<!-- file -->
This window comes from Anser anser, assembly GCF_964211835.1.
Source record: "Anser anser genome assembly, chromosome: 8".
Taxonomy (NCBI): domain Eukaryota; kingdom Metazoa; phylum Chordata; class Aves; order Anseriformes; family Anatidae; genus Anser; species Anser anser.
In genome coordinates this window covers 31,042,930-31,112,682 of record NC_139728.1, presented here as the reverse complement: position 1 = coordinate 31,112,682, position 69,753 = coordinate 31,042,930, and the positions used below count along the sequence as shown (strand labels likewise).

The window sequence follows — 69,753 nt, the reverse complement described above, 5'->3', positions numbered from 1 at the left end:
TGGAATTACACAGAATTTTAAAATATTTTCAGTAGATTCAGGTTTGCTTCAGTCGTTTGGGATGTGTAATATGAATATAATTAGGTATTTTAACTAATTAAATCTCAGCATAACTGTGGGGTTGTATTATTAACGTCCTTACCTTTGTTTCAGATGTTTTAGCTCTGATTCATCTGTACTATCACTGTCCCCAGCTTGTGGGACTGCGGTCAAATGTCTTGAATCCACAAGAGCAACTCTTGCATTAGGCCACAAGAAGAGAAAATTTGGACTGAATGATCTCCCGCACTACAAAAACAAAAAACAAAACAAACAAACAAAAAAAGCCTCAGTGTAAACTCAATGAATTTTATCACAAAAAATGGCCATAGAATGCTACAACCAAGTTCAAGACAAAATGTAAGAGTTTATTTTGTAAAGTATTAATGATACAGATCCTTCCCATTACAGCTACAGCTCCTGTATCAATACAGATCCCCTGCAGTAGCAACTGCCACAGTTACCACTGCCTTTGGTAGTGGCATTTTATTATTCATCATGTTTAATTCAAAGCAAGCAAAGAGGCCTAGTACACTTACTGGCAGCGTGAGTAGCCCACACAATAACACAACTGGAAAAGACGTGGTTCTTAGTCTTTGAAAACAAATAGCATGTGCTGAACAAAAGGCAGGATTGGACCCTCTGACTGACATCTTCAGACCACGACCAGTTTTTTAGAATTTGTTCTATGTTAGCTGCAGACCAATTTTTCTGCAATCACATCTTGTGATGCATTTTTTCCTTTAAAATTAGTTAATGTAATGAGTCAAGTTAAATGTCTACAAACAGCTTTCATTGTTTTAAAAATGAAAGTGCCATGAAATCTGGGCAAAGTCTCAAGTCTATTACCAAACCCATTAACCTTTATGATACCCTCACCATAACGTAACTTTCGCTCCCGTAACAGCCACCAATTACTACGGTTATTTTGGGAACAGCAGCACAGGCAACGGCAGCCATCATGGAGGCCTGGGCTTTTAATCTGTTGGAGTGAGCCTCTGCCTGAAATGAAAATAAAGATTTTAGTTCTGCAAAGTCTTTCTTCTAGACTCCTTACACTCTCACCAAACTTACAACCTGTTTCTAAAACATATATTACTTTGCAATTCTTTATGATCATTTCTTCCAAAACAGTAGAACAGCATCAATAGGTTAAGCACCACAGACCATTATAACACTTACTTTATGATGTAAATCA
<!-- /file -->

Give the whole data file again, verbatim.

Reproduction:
This window comes from Anser anser, assembly GCF_964211835.1.
Source record: "Anser anser genome assembly, chromosome: 8".
Taxonomy (NCBI): domain Eukaryota; kingdom Metazoa; phylum Chordata; class Aves; order Anseriformes; family Anatidae; genus Anser; species Anser anser.
In genome coordinates this window covers 31,042,930-31,112,682 of record NC_139728.1, presented here as the reverse complement: position 1 = coordinate 31,112,682, position 69,753 = coordinate 31,042,930, and the positions used below count along the sequence as shown (strand labels likewise).

The window sequence follows — 69,753 nt, the reverse complement described above, 5'->3', positions numbered from 1 at the left end:
TGGAATTACACAGAATTTTAAAATATTTTCAGTAGATTCAGGTTTGCTTCAGTCGTTTGGGATGTGTAATATGAATATAATTAGGTATTTTAACTAATTAAATCTCAGCATAACTGTGGGGTTGTATTATTAACGTCCTTACCTTTGTTTCAGATGTTTTAGCTCTGATTCATCTGTACTATCACTGTCCCCAGCTTGTGGGACTGCGGTCAAATGTCTTGAATCCACAAGAGCAACTCTTGCATTAGGCCACAAGAAGAGAAAATTTGGACTGAATGATCTCCCGCACTACAAAAACAAAAAACAAAACAAACAAACAAAAAAAGCCTCAGTGTAAACTCAATGAATTTTATCACAAAAAATGGCCATAGAATGCTACAACCAAGTTCAAGACAAAATGTAAGAGTTTATTTTGTAAAGTATTAATGATACAGATCCTTCCCATTACAGCTACAGCTCCTGTATCAATACAGATCCCCTGCAGTAGCAACTGCCACAGTTACCACTGCCTTTGGTAGTGGCATTTTATTATTCATCATGTTTAATTCAAAGCAAGCAAAGAGGCCTAGTACACTTACTGGCAGCGTGAGTAGCCCACACAATAACACAACTGGAAAAGACGTGGTTCTTAGTCTTTGAAAACAAATAGCATGTGCTGAACAAAAGGCAGGATTGGACCCTCTGACTGACATCTTCAGACCACGACCAGTTTTTTAGAATTTGTTCTATGTTAGCTGCAGACCAATTTTTCTGCAATCACATCTTGTGATGCATTTTTTCCTTTAAAATTAGTTAATGTAATGAGTCAAGTTAAATGTCTACAAACAGCTTTCATTGTTTTAAAAATGAAAGTGCCATGAAATCTGGGCAAAGTCTCAAGTCTATTACCAAACCCATTAACCTTTATGATACCCTCACCATAACGTAACTTTCGCTCCCGTAACAGCCACCAATTACTACGGTTATTTTGGGAACAGCAGCACAGGCAACGGCAGCCATCATGGAGGCCTGGGCTTTTAATCTGTTGGAGTGAGCCTCTGCCTGAAATGAAAATAAAGATTTTAGTTCTGCAAAGTCTTTCTTCTAGACTCCTTACACTCTCACCAAACTTACAACCTGTTTCTAAAACATATATTACTTTGCAATTCTTTATGATCATTTCTTCCAAAACAGTAGAACAGCATCAATAGGTTAAGCACCACAGACCATTATAACACTTACTTTATGATGTAAATCA